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Lowering Substation Voltages


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#1 kev21903

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Posted 30 November 2005 - 09:31 PM

I have recently lowered the voltage on a distribution substation by approx. 5% using an off load tap changer. After the reduction in voltage we have seen approx. 10% reduction in power consumption (and I think the power factor has changed - improved).;d;

Can anyone explain why this has happened?

I know there will be savings from resistive loads and reduction in some losses.

I am particularly interested in the effect of the reduced voltage on induction motors. What effect has this had and why. Surely P=V x I x p.f. so if I lower the voltage the current should increase. This isn't what I have observed.
Is this due to a lightly loaded motor or some other reason?

Regards
Kevin
;p;

#2 johnbose

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Posted 02 December 2005 - 11:58 AM

For induction motors which are connected to load, current should increase with reduction in voltage as the output requirement remain same due to the machine trying/ continuing to run at slip speed. Thus to make the Power output same only way would be to draw more current. There is no contribution of voltage in the speed formula N=120f/p.

Reduction in power on reduction of voltage appears to be contribution of resisitive loadsand as you have indicated- motors not running to thier full load requirement- may be they are at 70 to 80% .

#3 jraef

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Posted 14 December 2005 - 09:42 PM

There is no free lunch.

By lowering the line voltage, resistive loads are going to use less power. But what is a resistive load doing? Usually it is heating something up, or keeping it hot. By lowering power all you did was integrate the time factor out further. At a lower wattage, it takes longer to heat something up; look at your stove or an example. So if you have stretched out the process time, you may have pushed the total kWH out into the next billing cycle, but eventually it will catch up unless the expected process output is reduced accordingly. If you still have resistive lighting such as incandescent, reduced voltage will use less power, but of course you will get less light, just like a dimmer switch. In either case it means that you are using less power, essentially because you are doing less work.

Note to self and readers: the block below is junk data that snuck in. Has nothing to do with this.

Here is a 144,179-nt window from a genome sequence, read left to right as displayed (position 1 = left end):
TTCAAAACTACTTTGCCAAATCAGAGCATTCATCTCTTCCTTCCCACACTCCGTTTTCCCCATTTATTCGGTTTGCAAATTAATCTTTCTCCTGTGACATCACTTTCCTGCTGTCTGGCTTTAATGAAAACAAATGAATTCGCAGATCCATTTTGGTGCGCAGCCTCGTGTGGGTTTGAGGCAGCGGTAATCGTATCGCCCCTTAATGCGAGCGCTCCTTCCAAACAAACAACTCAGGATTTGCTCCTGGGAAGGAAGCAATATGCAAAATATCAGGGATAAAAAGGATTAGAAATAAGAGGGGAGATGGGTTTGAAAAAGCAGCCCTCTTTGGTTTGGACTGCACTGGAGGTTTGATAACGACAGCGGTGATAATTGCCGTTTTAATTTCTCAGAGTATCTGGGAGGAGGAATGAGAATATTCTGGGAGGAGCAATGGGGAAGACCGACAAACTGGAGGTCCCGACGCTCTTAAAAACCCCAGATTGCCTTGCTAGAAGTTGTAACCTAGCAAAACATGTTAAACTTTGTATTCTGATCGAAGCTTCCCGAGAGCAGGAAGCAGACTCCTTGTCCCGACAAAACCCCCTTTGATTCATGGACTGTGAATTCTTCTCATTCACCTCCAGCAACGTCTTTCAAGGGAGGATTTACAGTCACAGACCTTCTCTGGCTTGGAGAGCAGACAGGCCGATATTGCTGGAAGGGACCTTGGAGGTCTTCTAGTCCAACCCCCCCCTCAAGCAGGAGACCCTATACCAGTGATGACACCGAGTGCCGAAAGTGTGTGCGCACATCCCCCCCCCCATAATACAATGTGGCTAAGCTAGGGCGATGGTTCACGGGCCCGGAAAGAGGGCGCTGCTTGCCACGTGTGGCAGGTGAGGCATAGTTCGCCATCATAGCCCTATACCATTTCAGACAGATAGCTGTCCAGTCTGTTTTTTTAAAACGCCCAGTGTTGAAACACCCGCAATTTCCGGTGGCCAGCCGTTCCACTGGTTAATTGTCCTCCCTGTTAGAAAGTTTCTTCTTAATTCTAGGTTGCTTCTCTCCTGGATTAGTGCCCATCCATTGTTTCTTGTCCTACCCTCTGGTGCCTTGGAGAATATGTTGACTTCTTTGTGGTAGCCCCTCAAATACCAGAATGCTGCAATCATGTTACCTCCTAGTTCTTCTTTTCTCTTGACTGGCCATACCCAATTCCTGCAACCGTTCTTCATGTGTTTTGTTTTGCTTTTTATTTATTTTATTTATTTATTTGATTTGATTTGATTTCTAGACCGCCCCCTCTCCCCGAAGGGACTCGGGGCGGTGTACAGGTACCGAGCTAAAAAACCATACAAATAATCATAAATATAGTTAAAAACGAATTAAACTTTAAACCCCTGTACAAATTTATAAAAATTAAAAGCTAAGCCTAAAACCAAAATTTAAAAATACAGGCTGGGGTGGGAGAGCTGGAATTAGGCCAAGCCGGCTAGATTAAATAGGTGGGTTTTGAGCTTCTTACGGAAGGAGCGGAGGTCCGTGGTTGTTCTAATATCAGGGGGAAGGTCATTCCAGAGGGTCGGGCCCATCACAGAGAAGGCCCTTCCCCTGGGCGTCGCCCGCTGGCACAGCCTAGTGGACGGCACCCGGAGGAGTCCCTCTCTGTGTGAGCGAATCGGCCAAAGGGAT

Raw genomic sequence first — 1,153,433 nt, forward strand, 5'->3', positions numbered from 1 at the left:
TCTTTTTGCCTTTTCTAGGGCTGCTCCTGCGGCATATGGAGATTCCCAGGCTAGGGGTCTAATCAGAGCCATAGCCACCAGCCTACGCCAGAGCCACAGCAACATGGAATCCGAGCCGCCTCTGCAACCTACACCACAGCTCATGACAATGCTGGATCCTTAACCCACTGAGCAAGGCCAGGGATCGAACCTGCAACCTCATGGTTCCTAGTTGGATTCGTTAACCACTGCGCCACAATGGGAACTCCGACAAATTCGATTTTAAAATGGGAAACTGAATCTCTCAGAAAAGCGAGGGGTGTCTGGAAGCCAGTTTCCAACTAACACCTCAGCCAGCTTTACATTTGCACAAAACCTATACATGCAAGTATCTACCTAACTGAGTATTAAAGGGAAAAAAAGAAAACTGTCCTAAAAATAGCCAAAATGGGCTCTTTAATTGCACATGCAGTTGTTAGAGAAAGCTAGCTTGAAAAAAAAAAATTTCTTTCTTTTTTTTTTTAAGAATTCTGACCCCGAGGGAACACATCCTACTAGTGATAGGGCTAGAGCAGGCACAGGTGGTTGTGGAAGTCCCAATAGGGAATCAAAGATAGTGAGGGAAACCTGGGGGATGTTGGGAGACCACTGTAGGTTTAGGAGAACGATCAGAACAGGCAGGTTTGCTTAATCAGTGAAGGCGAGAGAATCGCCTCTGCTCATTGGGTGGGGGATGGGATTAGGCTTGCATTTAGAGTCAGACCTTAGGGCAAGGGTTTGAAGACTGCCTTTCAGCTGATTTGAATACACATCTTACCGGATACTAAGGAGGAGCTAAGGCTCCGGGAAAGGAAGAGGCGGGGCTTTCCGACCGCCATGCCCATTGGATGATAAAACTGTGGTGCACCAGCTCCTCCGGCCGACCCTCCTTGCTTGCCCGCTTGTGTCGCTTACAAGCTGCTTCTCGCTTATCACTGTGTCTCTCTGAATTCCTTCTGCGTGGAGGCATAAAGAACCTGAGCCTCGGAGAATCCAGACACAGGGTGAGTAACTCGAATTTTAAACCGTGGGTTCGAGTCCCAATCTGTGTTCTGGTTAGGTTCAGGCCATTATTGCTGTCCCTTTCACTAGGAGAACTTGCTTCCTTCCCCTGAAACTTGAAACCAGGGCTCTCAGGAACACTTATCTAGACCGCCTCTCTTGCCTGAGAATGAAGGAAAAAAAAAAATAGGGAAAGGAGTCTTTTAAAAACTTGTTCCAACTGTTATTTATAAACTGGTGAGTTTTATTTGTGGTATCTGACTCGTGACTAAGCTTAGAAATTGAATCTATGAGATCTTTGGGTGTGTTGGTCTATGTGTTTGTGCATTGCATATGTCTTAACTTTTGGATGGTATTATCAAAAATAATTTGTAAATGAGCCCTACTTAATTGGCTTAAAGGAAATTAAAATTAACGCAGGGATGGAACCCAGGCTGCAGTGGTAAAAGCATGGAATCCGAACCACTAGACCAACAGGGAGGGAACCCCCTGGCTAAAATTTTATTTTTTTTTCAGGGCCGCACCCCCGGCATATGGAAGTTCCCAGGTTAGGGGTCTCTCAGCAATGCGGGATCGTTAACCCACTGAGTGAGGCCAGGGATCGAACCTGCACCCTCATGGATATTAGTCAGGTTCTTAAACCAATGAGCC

In motor loads, the reduction in power would reduce your losses somewhat IF the motors were lightly loaded or unloaded and running for no good reason. But again, that is because you already were doing less work that the system was designed for. If they are or become loaded, that savings will be quickly eaten up by having a permanently reduced voltage and then may end up costing you more in the long run.

What you have demonstrated is that you have an efficiency problem(s) in your process that is worthy of being further investigated and acted upon. Just lowering the voltage will mask the symptom, not cure the ill.

PS:
Just read your older post so I'll address that here. Why CVR works for utilities as an energy saving technique is that it is usually done as a temporary measure during a power shortage. It affects the user's process by essentially forcing a lower productivity output, but is a necessary eveil compared to a blackout or brownout. Permanent reduction just passes the problem downstream to the user in lower productivity and/or increased costs over time.
"He's not dead, he's just pinin' for the fjords!"

#4 kev21903

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Posted 16 December 2005 - 07:05 PM

I think there is more to this than simply the resistive load (heater or lamp etc) doing less work. A lot of the systems on the site have feedback control loops so there should be no change in useful power consumed.
What about the resistance in cables? Small as the resistance in cables is, I2R shows us that even a small resistance will mean reduced losses. This can't explain represent the full savings at approx. 10% but these savings have been demonstrated over a full year - so there is a sustained saving to be made.
My question is still - where are we saving 10%?
Cables- yes
Motor efficiency/p.f. - yes
There must be more than these contributions to get a 10% saving.

#5 marke

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Posted 17 December 2005 - 01:11 AM

Hello kev21903
As stated by othere above, the reduction in voltage will reduce the power consumed by resistive loads such as light and heat loads.
Motor loads will however draw the same power, or slightly more.
As Jeff said, there is no free lunch. Heting circuits will take longer to rech temperature etc, lightig levels will not be as high, but at the end of the day, if you are getting the results you want at a lower cost, then that is fine.

Best regards,




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